But for the rest of us? Well, that's quite simple. Just look at him. LOOK AT HIM! The guy is a simpering shell of a human being! He doesn't care. He's in Trafalgar Square, he's singing his heart out to a camp classic, he's got his posse of bitches around him. He be freestyling motherfunker.

Just pity the poor sod that he is on the phone to. Imagine that? After a hard days work, you sit yourself down on your sofa, your mobile rings and you have him wailing away on the other end. Its enough to make you contemplate that bottle of whiskey and the jar of sleeping pills you have in your medicine cabinet.

Bottom line is, he looks like he is having fun while the rest of us are clearly not in on the action. And whether the guy is an actor, or was just clearly caught up in the "moment", the guy is now left to suffer an eternity of being "that twat off the advert"


No one should be allowed to look like they are enjoying themselves that much and get away with it.

But worse of all, off the back of this advert, Bonnie Tyler has now decided to re-release Total Eclipse for the umpteenth time. For that there is no excuse. People must die.

If you want to check out the best version of this song, have a look at this.

Tuesday, 1 September 2009

And Now, The End Is Near......

And so, with all the finesse of a pissed up new divorcee at a house party, it seems that Big Brother will stay just that little bit longer on our screens until summer of next year.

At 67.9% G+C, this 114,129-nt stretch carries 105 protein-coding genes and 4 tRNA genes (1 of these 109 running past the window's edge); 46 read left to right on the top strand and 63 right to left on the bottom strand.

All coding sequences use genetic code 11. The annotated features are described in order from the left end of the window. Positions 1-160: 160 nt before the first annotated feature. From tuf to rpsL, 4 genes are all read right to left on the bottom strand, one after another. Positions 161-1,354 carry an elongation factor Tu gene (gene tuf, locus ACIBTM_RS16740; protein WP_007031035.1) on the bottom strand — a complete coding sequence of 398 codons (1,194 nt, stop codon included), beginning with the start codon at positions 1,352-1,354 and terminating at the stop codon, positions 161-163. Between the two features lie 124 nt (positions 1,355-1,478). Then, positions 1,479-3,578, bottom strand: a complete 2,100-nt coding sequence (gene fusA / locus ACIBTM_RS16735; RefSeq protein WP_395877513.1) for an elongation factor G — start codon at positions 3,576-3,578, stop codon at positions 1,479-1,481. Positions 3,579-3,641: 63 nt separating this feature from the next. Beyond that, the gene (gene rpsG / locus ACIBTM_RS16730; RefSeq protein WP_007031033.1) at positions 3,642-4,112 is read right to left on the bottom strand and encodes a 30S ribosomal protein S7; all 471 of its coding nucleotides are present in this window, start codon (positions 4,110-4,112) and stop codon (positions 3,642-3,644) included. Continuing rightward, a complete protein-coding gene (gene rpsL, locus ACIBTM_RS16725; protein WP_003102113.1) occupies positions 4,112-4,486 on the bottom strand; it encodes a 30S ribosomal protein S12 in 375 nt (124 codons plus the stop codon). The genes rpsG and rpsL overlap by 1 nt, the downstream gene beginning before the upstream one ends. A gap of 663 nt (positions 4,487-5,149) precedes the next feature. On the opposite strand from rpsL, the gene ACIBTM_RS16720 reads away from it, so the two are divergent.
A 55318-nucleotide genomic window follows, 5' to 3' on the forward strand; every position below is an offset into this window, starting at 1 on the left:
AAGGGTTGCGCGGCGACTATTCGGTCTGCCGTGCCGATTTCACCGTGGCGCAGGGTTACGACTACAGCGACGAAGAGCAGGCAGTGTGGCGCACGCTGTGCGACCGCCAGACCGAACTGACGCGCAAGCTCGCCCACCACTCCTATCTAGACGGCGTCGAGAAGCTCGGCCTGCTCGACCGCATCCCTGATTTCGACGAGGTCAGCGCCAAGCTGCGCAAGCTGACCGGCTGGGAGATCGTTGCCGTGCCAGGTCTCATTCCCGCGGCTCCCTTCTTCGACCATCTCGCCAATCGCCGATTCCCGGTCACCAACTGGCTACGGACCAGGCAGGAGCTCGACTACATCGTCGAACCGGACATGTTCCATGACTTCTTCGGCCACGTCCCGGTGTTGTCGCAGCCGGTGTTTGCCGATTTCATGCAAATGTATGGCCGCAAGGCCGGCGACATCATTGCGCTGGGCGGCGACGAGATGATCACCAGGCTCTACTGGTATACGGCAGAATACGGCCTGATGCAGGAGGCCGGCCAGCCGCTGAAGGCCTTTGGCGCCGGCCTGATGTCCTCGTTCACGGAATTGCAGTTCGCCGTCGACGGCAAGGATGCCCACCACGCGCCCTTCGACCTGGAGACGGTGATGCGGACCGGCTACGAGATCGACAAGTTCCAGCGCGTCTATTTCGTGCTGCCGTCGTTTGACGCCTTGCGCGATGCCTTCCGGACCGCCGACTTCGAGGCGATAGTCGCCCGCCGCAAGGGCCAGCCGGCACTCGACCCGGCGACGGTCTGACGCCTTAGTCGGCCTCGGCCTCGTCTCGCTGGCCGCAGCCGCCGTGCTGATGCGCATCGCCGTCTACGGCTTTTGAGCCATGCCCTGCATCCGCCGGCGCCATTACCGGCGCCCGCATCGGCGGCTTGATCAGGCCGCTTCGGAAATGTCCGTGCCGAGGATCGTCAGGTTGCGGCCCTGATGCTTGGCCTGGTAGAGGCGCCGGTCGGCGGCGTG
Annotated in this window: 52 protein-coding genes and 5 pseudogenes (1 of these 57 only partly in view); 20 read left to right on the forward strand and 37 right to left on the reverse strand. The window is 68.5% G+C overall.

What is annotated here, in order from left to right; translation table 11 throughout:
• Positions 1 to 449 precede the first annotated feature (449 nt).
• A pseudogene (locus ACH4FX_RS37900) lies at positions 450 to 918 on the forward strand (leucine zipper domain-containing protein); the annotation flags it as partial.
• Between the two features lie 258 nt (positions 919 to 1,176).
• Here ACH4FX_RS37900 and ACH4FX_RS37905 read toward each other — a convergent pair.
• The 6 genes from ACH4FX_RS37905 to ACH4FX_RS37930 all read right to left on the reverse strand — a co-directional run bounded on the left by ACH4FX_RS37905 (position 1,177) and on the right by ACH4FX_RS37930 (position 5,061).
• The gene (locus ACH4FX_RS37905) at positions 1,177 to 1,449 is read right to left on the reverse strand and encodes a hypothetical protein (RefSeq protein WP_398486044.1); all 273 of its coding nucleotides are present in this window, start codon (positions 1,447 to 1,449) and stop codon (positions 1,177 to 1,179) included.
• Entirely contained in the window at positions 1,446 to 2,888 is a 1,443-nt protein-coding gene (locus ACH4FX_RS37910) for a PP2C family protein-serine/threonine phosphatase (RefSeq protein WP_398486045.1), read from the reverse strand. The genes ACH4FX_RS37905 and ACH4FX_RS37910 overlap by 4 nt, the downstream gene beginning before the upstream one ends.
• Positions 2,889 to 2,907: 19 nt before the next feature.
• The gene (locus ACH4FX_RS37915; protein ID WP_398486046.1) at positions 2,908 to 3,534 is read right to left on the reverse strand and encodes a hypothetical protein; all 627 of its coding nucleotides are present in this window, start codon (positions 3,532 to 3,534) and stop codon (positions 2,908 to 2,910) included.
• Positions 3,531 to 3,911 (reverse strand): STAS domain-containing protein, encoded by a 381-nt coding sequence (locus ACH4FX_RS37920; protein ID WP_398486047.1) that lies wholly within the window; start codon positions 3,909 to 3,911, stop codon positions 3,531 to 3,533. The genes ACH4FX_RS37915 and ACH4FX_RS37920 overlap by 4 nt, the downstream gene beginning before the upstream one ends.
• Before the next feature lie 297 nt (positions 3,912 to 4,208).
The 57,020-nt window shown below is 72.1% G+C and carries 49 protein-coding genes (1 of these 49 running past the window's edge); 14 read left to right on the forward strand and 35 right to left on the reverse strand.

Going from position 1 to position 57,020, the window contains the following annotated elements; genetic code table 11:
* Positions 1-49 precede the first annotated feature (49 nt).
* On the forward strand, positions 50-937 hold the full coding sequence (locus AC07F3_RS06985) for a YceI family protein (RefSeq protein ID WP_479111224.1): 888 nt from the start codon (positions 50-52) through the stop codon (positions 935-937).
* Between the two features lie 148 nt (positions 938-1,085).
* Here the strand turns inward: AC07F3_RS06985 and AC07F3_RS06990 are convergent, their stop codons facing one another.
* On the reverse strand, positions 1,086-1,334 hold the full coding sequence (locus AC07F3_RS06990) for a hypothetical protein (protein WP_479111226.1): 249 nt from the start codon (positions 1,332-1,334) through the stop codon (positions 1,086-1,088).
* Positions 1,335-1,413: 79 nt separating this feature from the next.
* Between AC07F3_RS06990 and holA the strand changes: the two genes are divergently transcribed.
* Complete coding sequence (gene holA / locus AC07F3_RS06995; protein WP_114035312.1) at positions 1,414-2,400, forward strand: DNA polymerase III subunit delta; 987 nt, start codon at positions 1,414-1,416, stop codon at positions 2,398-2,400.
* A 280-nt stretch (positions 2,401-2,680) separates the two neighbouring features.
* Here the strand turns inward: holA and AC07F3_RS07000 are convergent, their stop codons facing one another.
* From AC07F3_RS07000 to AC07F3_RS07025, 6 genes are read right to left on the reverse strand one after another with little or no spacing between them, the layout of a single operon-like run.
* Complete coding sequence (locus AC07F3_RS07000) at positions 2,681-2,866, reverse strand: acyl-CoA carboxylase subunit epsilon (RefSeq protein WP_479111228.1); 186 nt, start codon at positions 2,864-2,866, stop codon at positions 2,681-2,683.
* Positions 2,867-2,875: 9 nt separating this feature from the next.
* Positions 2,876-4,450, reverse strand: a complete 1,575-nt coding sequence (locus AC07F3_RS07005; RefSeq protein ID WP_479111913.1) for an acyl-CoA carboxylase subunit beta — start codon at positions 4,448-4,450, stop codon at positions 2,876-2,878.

This once colossal show has now become ridiculed and maligned to such an extent, that not even the Sun newspaper deems it worthy to report on it anymore.

I have often had a bit of a split personality relationship with reality TV. The programmes themselves I have never had a problem with, for I can see them for what they exactly are, expertly created hour long dramas in which the audience is manipulated into feeling exactly what the producers want them to. All the highs and lows, laughs, fights, and tears, are normally perfect entertainment to loose yourself in for an hour after work, and then forget about as soon as your head hits the pillow. Its the aftermath that really used to piss me off. Those fame hungry contestants are suddenly spewed out into the public eye, and the harsh glare of the photographers flashbulbs, and suddenly believe they are the second coming of Christ and you cant move for the fuckers. Magazines and newspapers would be filled with them, their lives, romances, and their slow decline as they slithered down the ladder of public conscious and they became figures of fun, ending up on tawdry game shows to be mocked and abused.